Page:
Motivation follows action (guest blog)

Back August 22nd, 2017

“Exercise is good for your well-being!”

This is fact and has been shouted aloud many times, with the importance of developing a healthy balance of daily activities seemingly obvious. However, it can be the simple things that fall by the way side when struggling with your mental wellbeing. It is cruel that often an instinctive reaction when struggling with anxiety is to disengage, stop what you’re doing and isolate yourself.

To move forward we must do the opposite and engage. Knowing this can sometimes just add to your state of worry and low mood as you struggle to put such advice into practice. You may lack motivation and the idea might sound overwhelming, but this is where the idea of small steps and gradual exposure comes in. Seeking support from others for encouragement or perhaps learning grounding and relaxation techniques to help you get out there.

I personally enjoy running, and find that by combining the principles of mindfulness into my run I am able to use the activity to boost mood and as a way to manage worry and gain perspective. Running mindfully involves focusing on your senses, focusing on the moment, forcing outward thinking rather than inwardly ruminating about past or future. This year I am doing a half marathon but as I alluded to earlier it started with small gradual steps.

Whatever the activity, to fully benefit we need to immerse ourselves in thinking outwardly, doing someone we find enjoyable and absorbing. The act of doing so can help you forget worries, find calm, connect with others and in turn, boost your mood. And yes, it sounds easy said than done, and yes, it sounds like a straightforward consideration.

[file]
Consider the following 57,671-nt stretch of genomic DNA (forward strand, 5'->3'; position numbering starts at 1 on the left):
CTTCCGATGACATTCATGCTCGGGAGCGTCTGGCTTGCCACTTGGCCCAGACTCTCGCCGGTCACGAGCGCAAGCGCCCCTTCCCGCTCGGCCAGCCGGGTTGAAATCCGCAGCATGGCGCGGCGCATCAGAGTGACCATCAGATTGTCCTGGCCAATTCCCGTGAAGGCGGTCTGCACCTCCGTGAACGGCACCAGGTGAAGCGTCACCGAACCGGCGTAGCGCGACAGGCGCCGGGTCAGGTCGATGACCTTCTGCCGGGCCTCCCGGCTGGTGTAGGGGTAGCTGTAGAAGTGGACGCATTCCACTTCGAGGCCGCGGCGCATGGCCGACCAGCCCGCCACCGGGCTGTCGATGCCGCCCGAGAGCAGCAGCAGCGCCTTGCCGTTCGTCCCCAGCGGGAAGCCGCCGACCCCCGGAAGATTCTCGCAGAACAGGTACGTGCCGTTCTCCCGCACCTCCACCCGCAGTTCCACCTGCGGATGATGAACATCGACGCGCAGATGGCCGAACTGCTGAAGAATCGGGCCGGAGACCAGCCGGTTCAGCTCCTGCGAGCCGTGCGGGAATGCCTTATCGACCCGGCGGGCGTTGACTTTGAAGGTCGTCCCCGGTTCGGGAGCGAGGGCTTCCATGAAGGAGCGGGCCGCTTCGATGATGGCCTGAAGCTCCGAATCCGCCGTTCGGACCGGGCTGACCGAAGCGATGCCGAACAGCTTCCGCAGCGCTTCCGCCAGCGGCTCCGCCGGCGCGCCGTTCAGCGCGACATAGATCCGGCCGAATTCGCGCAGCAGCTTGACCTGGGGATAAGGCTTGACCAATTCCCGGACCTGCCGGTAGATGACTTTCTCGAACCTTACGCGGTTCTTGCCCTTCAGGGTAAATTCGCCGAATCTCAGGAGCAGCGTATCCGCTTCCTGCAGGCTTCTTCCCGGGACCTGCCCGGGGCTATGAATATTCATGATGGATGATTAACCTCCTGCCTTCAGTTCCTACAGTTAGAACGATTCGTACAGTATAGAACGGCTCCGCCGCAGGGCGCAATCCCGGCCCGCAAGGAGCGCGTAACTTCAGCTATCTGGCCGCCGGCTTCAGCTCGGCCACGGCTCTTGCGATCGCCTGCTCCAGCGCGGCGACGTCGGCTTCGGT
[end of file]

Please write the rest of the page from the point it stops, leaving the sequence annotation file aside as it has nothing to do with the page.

But remember, we need balance, from immersing yourself in exercise to the quality of your sleep, diet, and ability to relax, it is our daily habits that have the most effect on wellbeing. And despite how you might be feeling before you engage, remember that often motivation follows action and putting what little energy you do have to begin with often gives you energy in return.

For more tips on how to make those small steps to manage your anxiety you can subscribe to our quarterly magazine Anxious Times and read our helpful guide Understanding Anxiety which are both free with Anxiety UK Membership. Become a member of AUK at

Andy Walton Mental Health Nurse based in England working with military veterans. Writing about anxiety from a personal and professional perspective.

The views expressed by the contributor are not necessarily those of Anxiety UK, nor can we guarantee the accuracy of the information provided. If you would like to write a blog for AUK please email  for more information

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